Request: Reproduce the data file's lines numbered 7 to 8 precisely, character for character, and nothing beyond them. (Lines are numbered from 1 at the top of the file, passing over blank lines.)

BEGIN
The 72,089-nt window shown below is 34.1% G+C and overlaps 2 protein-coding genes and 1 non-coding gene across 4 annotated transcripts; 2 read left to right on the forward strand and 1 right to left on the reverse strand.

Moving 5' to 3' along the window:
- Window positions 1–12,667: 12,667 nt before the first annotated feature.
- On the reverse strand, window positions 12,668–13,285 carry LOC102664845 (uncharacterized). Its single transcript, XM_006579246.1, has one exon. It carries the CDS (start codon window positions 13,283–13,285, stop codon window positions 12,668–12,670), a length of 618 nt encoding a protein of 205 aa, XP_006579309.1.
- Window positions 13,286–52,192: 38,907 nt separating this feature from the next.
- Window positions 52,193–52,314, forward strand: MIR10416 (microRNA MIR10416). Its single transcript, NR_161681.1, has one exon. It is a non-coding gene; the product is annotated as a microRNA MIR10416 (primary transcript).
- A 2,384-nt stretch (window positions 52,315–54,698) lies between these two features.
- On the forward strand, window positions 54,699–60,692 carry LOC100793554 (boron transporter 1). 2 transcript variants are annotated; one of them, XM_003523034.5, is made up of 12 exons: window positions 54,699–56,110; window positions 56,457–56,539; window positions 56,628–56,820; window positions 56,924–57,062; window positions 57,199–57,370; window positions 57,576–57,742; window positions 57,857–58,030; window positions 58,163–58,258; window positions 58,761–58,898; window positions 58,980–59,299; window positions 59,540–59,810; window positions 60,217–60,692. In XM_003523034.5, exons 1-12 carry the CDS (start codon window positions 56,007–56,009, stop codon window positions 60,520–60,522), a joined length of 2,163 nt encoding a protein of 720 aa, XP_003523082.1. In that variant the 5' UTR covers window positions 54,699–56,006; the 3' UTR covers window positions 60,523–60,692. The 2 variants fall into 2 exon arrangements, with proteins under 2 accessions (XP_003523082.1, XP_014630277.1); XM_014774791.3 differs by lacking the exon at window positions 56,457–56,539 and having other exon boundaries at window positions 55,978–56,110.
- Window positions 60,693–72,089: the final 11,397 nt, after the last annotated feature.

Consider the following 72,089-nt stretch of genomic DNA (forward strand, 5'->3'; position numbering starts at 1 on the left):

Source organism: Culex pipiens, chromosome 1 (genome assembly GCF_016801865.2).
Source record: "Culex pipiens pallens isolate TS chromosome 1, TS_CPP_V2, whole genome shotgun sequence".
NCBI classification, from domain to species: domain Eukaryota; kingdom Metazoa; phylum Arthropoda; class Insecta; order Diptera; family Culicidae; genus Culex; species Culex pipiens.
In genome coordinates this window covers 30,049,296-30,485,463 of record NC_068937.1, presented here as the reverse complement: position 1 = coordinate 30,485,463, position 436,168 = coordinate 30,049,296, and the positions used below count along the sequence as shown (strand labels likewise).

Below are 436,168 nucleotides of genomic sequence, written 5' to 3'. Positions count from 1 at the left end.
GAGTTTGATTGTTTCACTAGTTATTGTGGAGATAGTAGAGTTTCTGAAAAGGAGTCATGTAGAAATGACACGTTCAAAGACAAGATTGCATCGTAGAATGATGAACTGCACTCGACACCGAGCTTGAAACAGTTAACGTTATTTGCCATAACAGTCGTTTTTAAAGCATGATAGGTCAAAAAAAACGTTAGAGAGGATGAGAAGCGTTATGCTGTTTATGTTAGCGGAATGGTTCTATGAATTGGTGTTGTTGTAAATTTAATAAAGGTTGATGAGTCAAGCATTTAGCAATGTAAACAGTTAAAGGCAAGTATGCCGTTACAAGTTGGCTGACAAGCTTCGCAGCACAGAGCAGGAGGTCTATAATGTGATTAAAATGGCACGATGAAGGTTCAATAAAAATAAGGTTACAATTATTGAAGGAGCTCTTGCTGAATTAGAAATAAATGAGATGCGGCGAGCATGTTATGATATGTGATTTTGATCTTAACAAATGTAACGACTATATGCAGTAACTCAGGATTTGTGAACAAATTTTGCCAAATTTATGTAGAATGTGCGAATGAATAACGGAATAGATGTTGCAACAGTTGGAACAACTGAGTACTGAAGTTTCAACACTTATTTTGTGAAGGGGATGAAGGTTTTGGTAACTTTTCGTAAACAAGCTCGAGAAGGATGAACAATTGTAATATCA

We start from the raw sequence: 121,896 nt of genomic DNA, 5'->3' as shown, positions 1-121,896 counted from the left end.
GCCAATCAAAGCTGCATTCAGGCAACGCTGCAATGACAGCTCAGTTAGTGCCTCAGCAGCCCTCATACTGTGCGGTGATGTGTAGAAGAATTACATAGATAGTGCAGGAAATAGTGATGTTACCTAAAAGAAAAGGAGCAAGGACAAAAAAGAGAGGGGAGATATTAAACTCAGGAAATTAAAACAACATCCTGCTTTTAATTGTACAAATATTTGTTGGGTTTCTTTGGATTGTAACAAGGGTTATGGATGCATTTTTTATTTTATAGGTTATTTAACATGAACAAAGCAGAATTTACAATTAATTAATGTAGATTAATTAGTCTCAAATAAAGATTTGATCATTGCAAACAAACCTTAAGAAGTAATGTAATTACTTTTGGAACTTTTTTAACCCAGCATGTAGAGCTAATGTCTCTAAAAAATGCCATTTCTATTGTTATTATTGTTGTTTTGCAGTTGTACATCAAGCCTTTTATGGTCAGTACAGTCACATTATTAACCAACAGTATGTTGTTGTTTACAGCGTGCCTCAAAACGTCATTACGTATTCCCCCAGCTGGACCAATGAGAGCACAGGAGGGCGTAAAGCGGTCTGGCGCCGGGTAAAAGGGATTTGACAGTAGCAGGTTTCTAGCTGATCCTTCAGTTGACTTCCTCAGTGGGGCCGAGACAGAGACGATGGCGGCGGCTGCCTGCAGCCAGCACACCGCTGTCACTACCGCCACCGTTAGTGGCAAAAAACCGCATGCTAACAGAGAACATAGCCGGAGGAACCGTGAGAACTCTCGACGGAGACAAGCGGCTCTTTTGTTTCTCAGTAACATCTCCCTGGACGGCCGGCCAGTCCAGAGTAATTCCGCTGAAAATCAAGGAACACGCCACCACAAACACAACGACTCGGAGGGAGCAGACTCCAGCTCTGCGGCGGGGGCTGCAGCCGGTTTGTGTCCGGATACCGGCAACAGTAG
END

- A 2,384-nt stretch (window positions 52,315–54,698) lies between these two features.
- On the forward strand, window positions 54,699–60,692 carry LOC100793554 (boron transporter 1). 2 transcript variants are annotated; one of them, XM_003523034.5, is made up of 12 exons: window positions 54,699–56,110; window positions 56,457–56,539; window positions 56,628–56,820; window positions 56,924–57,062; window positions 57,199–57,370; window positions 57,576–57,742; window positions 57,857–58,030; window positions 58,163–58,258; window positions 58,761–58,898; window positions 58,980–59,299; window positions 59,540–59,810; window positions 60,217–60,692. In XM_003523034.5, exons 1-12 carry the CDS (start codon window positions 56,007–56,009, stop codon window positions 60,520–60,522), a joined length of 2,163 nt encoding a protein of 720 aa, XP_003523082.1. In that variant the 5' UTR covers window positions 54,699–56,006; the 3' UTR covers window positions 60,523–60,692. The 2 variants fall into 2 exon arrangements, with proteins under 2 accessions (XP_003523082.1, XP_014630277.1); XM_014774791.3 differs by lacking the exon at window positions 56,457–56,539 and having other exon boundaries at window positions 55,978–56,110.